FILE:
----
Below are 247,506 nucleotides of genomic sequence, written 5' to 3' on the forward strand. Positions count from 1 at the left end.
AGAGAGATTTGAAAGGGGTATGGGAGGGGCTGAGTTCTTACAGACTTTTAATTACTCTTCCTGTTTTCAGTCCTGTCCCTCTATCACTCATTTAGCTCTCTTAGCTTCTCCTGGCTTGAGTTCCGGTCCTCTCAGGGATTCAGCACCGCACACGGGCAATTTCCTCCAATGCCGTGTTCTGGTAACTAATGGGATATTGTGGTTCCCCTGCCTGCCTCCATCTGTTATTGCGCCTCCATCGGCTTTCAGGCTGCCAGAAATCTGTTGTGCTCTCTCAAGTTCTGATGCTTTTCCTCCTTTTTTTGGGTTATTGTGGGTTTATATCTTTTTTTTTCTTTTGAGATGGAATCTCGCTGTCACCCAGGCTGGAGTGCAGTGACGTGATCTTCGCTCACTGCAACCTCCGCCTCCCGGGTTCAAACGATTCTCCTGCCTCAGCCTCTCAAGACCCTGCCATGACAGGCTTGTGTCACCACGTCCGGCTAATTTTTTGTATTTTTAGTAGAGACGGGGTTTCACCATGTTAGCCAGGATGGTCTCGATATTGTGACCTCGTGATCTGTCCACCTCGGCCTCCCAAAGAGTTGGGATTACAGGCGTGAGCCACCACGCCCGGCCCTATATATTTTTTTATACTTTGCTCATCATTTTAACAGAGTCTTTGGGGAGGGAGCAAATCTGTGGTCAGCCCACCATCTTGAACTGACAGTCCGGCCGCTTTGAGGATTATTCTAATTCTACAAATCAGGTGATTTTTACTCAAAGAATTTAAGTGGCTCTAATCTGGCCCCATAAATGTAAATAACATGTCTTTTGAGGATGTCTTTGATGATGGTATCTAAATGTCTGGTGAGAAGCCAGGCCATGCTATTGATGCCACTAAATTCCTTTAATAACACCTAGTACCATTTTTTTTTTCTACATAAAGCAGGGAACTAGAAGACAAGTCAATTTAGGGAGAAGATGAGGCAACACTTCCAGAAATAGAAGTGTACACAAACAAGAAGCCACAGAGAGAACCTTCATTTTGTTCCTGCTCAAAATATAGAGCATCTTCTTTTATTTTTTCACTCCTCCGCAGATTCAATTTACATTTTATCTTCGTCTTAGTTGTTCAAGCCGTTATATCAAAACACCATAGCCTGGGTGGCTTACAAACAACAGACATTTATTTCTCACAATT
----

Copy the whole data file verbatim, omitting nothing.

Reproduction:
Below are 247,506 nucleotides of genomic sequence, written 5' to 3' on the forward strand. Positions count from 1 at the left end.
AGAGAGATTTGAAAGGGGTATGGGAGGGGCTGAGTTCTTACAGACTTTTAATTACTCTTCCTGTTTTCAGTCCTGTCCCTCTATCACTCATTTAGCTCTCTTAGCTTCTCCTGGCTTGAGTTCCGGTCCTCTCAGGGATTCAGCACCGCACACGGGCAATTTCCTCCAATGCCGTGTTCTGGTAACTAATGGGATATTGTGGTTCCCCTGCCTGCCTCCATCTGTTATTGCGCCTCCATCGGCTTTCAGGCTGCCAGAAATCTGTTGTGCTCTCTCAAGTTCTGATGCTTTTCCTCCTTTTTTTGGGTTATTGTGGGTTTATATCTTTTTTTTTCTTTTGAGATGGAATCTCGCTGTCACCCAGGCTGGAGTGCAGTGACGTGATCTTCGCTCACTGCAACCTCCGCCTCCCGGGTTCAAACGATTCTCCTGCCTCAGCCTCTCAAGACCCTGCCATGACAGGCTTGTGTCACCACGTCCGGCTAATTTTTTGTATTTTTAGTAGAGACGGGGTTTCACCATGTTAGCCAGGATGGTCTCGATATTGTGACCTCGTGATCTGTCCACCTCGGCCTCCCAAAGAGTTGGGATTACAGGCGTGAGCCACCACGCCCGGCCCTATATATTTTTTTATACTTTGCTCATCATTTTAACAGAGTCTTTGGGGAGGGAGCAAATCTGTGGTCAGCCCACCATCTTGAACTGACAGTCCGGCCGCTTTGAGGATTATTCTAATTCTACAAATCAGGTGATTTTTACTCAAAGAATTTAAGTGGCTCTAATCTGGCCCCATAAATGTAAATAACATGTCTTTTGAGGATGTCTTTGATGATGGTATCTAAATGTCTGGTGAGAAGCCAGGCCATGCTATTGATGCCACTAAATTCCTTTAATAACACCTAGTACCATTTTTTTTTTCTACATAAAGCAGGGAACTAGAAGACAAGTCAATTTAGGGAGAAGATGAGGCAACACTTCCAGAAATAGAAGTGTACACAAACAAGAAGCCACAGAGAGAACCTTCATTTTGTTCCTGCTCAAAATATAGAGCATCTTCTTTTATTTTTTCACTCCTCCGCAGATTCAATTTACATTTTATCTTCGTCTTAGTTGTTCAAGCCGTTATATCAAAACACCATAGCCTGGGTGGCTTACAAACAACAGACATTTATTTCTCACAATT